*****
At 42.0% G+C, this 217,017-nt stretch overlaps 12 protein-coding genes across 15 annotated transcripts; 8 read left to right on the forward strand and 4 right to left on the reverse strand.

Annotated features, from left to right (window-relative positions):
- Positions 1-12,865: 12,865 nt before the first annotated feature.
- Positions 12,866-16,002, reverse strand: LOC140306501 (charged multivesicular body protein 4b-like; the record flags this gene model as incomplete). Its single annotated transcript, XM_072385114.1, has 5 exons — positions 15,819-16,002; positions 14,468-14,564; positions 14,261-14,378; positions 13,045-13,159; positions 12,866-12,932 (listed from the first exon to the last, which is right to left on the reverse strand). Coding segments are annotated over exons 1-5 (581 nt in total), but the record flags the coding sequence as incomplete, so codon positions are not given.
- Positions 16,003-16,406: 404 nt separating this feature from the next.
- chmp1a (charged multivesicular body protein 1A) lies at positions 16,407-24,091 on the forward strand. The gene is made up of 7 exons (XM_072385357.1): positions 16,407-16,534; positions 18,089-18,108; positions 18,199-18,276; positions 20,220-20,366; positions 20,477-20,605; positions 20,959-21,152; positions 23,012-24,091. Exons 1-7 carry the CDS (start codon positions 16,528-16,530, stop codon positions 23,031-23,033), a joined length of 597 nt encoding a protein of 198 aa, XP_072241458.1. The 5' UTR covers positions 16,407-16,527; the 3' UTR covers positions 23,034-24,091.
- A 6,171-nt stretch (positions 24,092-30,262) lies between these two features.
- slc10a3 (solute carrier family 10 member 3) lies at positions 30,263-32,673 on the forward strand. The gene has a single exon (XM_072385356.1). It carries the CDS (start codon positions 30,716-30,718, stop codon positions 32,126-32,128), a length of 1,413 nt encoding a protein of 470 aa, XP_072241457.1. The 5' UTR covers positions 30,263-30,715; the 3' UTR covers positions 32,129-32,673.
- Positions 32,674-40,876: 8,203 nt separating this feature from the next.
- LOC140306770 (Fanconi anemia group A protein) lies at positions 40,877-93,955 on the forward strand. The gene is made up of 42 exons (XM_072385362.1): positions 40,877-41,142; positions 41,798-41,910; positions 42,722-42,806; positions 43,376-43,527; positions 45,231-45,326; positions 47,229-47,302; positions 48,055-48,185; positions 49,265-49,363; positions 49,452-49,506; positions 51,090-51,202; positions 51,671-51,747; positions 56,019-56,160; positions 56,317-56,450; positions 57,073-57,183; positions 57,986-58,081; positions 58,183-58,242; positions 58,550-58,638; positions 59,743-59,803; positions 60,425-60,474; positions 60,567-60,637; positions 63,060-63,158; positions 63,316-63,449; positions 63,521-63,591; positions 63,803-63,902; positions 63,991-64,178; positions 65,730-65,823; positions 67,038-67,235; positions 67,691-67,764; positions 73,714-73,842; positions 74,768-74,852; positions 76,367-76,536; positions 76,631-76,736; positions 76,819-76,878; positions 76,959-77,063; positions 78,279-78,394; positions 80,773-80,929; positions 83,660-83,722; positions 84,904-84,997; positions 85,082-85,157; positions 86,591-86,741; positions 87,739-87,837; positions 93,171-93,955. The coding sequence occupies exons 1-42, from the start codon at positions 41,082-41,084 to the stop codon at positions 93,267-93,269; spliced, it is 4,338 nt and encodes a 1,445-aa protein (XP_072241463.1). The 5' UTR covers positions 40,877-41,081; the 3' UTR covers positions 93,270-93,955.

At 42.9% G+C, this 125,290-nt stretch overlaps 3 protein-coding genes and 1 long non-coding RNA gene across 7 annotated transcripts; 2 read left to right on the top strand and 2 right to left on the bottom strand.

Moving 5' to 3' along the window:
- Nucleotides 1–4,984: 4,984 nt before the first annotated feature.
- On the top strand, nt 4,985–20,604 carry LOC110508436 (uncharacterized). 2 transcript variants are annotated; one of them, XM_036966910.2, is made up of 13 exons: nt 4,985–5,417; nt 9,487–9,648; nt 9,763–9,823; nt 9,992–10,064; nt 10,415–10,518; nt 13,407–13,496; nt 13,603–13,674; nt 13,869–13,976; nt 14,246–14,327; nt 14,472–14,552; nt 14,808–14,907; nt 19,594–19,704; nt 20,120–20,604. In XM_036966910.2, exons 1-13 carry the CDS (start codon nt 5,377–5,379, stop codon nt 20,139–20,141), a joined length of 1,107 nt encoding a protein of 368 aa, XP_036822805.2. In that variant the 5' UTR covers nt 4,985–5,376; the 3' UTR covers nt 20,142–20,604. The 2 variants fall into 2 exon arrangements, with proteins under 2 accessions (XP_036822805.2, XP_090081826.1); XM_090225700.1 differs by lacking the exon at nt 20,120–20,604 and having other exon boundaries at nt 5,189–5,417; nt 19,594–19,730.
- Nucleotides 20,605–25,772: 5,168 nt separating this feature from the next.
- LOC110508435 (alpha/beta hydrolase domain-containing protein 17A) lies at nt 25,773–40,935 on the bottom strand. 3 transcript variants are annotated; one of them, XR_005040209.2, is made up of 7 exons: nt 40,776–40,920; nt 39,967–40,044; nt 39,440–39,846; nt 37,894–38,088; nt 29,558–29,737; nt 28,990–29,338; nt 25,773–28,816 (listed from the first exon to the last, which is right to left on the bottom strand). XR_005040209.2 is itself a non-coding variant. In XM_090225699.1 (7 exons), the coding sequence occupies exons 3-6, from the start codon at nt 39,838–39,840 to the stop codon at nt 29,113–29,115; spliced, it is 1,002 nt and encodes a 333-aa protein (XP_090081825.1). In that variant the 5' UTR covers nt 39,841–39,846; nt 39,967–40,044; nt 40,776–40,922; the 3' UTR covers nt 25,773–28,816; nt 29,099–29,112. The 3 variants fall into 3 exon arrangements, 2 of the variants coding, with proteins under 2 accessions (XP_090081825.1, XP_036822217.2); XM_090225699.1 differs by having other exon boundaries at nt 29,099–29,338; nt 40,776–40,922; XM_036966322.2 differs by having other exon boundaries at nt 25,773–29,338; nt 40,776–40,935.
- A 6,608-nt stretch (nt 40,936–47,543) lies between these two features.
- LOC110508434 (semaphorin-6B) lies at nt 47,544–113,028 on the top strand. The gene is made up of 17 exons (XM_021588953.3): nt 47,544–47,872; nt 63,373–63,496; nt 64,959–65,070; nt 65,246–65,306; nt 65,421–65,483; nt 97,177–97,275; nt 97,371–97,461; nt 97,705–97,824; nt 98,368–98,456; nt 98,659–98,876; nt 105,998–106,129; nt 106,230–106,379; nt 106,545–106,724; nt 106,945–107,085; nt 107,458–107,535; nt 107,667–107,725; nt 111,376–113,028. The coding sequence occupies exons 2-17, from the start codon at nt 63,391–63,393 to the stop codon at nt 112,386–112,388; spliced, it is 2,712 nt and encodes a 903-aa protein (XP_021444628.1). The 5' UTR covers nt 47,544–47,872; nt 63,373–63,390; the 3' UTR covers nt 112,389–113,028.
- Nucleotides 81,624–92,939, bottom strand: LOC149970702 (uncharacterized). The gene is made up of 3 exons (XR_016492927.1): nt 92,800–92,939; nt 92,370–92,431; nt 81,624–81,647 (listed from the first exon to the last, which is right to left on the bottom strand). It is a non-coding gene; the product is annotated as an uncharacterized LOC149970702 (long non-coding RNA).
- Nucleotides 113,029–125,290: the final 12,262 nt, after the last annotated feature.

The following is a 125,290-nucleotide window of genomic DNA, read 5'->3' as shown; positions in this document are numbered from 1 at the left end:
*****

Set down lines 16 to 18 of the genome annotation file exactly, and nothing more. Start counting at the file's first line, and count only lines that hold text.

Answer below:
- LOC110508435 (alpha/beta hydrolase domain-containing protein 17A) lies at nt 25,773–40,935 on the bottom strand. 3 transcript variants are annotated; one of them, XR_005040209.2, is made up of 7 exons: nt 40,776–40,920; nt 39,967–40,044; nt 39,440–39,846; nt 37,894–38,088; nt 29,558–29,737; nt 28,990–29,338; nt 25,773–28,816 (listed from the first exon to the last, which is right to left on the bottom strand). XR_005040209.2 is itself a non-coding variant. In XM_090225699.1 (7 exons), the coding sequence occupies exons 3-6, from the start codon at nt 39,838–39,840 to the stop codon at nt 29,113–29,115; spliced, it is 1,002 nt and encodes a 333-aa protein (XP_090081825.1). In that variant the 5' UTR covers nt 39,841–39,846; nt 39,967–40,044; nt 40,776–40,922; the 3' UTR covers nt 25,773–28,816; nt 29,099–29,112. The 3 variants fall into 3 exon arrangements, 2 of the variants coding, with proteins under 2 accessions (XP_090081825.1, XP_036822217.2); XM_090225699.1 differs by having other exon boundaries at nt 29,099–29,338; nt 40,776–40,922; XM_036966322.2 differs by having other exon boundaries at nt 25,773–29,338; nt 40,776–40,935.
- A 6,608-nt stretch (nt 40,936–47,543) lies between these two features.
- LOC110508434 (semaphorin-6B) lies at nt 47,544–113,028 on the top strand. The gene is made up of 17 exons (XM_021588953.3): nt 47,544–47,872; nt 63,373–63,496; nt 64,959–65,070; nt 65,246–65,306; nt 65,421–65,483; nt 97,177–97,275; nt 97,371–97,461; nt 97,705–97,824; nt 98,368–98,456; nt 98,659–98,876; nt 105,998–106,129; nt 106,230–106,379; nt 106,545–106,724; nt 106,945–107,085; nt 107,458–107,535; nt 107,667–107,725; nt 111,376–113,028. The coding sequence occupies exons 2-17, from the start codon at nt 63,391–63,393 to the stop codon at nt 112,386–112,388; spliced, it is 2,712 nt and encodes a 903-aa protein (XP_021444628.1). The 5' UTR covers nt 47,544–47,872; nt 63,373–63,390; the 3' UTR covers nt 112,389–113,028.